The Rohingya issue is a major political problem for Bangladesh and Myanmar, with spillover effects on Thailand, Malaysia, and Indonesia, and thus has significant geopolitical consequences. It is also a humanitarian priority for the international community, due to the human suffering involved, the tensions it provokes between Myanmar and Bangladesh, and the long-term security implications for the region. Bangladesh hosts millions of refugees despite its limited capacity, but as the solution is beyond its control, there should be strong support from United Nations Security Council members, especially from regional countries that may have some leverage over the Burmese military junta.
China and India are on the top of that list, but considering their own national interests in Myanmar, the role they play in resolving this issue has been rather limited. Bangladesh also had high expectations of Japan, its long-time development partner, but it, too, is prioritizing its own national interest. The United States, Europe, and international organizations, however, have a critical role to play in this crisis, from providing assistance to pressuring Myanmar, which resonates with the spirit of the Indo-Pacific vision of establishing a rules-based order for all.
Nontraditional Security — No Less Significant
While traditional security concerns are mostly along or around national boundaries, nontraditional security issues pertaining to the Bay such as climate change, natural disaster, terrorism, refugees, drugs, piracy, and illegal, unreported, and unregulated fishing transect boundaries and affect the region as a whole. The negative impacts of climate change, especially rising sea levels and an alarming level of salinity, pose existential threats to several Bay states, including Bangladesh and Sri Lanka. Two-thirds of Bangladesh is less than five meters above the sea level rise. The latest projection says that if there is a 50-centimeter rise by 2050, 11 percent of Bangladesh might be underwater, making millions homeless. Thus, the issue of potential climate refugees is more salient in the Bay of Bengal region than anywhere else in the world. This demands cooperation, as well as assistance from Indo-Pacific promoters such as the United States. This is particularly critical as the Biden administration made tackling climate change a top priority — an area where the Bay of Bengal could play a leading role, which would ultimately yield stronger ties between Indo-Pacific promoters and the countries in the region.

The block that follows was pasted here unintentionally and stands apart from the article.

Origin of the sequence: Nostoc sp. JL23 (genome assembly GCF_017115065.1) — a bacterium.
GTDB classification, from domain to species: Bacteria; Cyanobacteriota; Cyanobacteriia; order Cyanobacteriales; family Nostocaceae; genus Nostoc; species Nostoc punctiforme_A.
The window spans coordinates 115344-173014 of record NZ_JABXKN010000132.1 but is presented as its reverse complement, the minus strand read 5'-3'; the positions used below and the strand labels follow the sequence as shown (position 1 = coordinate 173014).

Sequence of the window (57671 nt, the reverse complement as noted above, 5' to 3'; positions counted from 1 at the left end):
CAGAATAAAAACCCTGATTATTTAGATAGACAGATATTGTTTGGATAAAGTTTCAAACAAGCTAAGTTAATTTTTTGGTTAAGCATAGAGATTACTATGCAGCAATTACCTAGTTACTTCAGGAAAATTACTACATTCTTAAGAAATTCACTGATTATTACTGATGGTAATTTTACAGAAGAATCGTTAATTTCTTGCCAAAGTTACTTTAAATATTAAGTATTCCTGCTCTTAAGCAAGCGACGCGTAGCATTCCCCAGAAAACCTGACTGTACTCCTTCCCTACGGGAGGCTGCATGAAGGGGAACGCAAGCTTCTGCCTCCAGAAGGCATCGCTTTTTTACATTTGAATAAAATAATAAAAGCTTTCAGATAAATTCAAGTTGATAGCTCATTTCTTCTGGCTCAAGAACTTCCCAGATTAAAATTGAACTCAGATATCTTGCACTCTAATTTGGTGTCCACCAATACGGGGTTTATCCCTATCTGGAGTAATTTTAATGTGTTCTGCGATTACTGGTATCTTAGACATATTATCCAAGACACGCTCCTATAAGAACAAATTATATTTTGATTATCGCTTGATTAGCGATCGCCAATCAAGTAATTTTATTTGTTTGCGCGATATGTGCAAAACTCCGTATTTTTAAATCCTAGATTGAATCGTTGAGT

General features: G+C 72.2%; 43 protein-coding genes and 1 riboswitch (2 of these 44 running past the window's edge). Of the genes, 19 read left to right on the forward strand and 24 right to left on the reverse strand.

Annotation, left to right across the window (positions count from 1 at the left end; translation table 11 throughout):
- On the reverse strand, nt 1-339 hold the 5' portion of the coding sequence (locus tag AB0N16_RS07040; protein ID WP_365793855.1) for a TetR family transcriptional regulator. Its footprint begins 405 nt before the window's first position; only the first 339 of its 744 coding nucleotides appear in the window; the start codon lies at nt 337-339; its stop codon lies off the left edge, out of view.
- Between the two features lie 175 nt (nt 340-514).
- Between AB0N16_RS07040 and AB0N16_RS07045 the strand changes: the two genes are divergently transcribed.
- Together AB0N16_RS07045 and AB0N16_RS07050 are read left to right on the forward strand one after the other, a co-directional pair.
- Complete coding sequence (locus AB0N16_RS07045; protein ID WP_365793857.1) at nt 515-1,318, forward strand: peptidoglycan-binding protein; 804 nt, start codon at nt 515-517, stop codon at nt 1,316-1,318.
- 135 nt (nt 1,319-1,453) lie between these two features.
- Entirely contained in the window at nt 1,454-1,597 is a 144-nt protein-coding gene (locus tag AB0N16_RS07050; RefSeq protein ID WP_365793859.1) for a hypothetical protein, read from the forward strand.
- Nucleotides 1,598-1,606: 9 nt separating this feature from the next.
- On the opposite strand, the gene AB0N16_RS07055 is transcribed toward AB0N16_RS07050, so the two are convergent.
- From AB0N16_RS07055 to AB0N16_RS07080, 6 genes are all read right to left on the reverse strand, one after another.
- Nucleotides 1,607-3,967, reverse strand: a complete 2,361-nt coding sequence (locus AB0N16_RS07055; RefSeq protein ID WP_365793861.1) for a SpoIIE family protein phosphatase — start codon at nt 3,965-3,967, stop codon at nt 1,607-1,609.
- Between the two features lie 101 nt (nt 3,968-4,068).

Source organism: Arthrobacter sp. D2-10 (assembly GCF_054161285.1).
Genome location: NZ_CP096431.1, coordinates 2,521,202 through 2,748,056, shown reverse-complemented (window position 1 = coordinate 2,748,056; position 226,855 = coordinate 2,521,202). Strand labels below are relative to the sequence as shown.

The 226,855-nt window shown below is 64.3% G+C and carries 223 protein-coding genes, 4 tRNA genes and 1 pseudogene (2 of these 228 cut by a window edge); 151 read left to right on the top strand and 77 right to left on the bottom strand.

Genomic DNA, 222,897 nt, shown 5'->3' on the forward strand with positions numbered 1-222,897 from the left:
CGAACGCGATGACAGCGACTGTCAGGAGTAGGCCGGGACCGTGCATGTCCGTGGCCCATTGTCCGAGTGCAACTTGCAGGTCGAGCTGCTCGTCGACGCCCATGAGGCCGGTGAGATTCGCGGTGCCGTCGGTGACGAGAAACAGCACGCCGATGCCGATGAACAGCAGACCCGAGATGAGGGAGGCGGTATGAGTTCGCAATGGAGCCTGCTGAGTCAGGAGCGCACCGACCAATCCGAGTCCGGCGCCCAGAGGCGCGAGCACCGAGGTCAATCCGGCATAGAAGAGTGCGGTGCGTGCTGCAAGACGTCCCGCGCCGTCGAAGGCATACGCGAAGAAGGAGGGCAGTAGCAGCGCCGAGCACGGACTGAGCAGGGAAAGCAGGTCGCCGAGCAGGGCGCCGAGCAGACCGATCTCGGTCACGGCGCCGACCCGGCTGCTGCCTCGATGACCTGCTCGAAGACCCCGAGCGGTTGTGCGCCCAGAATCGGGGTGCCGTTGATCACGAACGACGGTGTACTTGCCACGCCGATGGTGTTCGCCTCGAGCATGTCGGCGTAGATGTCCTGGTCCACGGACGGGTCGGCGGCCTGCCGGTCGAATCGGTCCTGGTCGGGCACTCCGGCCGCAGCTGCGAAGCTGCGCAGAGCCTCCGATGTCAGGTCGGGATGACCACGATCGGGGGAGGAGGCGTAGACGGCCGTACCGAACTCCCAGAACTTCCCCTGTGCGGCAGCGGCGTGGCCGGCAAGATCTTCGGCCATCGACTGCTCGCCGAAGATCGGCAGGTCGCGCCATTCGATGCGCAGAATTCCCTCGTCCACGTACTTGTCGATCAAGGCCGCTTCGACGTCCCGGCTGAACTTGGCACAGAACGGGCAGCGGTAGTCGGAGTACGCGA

While strategic interests often dictate conflicting positions, a consensus over the principle of mare liberum (free seas for everyone) as one of the four global commons is required for the protection of marine resources. Since the Indo-Pacific vision aspires to establish international rules and norms, these nontraditional security concerns in the Bay of Bengal could give impetus to other regional organizations, such as the South Asian Association for Regional Cooperation and the Bay of Bengal Initiative for Multi-Sectoral Technical Economic Cooperation, to bring countries to work together on common challenges.
For decades, the significance of the Bay of Bengal remained underappreciated due to the absence of great powers’ interest and lack of economic vitality, but this has changed as strategic competition in the area intensifies according to its own dynamic. The Bay of Bengal now has considerable — and growing — strategic importance for Asia, and for the world as a whole. In many ways, the Bay of Bengal lies at the core of the Indo-Pacific region — a centerpiece of the broader Indo-Pacific concept and the place where the strategic interests of the major powers of East and South Asia intersect. As the Bay will become a test case for a nascent multipolar world order, it is of the utmost importance to establish governance frameworks that can facilitate the integration of rising powers in regulating this order and upholding the principles of a Free and Open Indo-Pacific.
Anu Anwar is a fellow at the Faculty of Arts and Sciences, an associate in research at the John K. Fairbank Center for Chinese Studies, Harvard University, and a Ph.D. student at the Johns Hopkins School of Advanced International Studies. Previously, he worked as a research fellow at the U.S. Department of Defense’s Daniel K. Inouye Asia-Pacific Center for Security Studies, as an affiliate scholar at the East-West Center and as a visiting scholar at Edwin O. Reischauer Center at SAIS and the University of Tokyo.
Image: Twitter via @indiannavy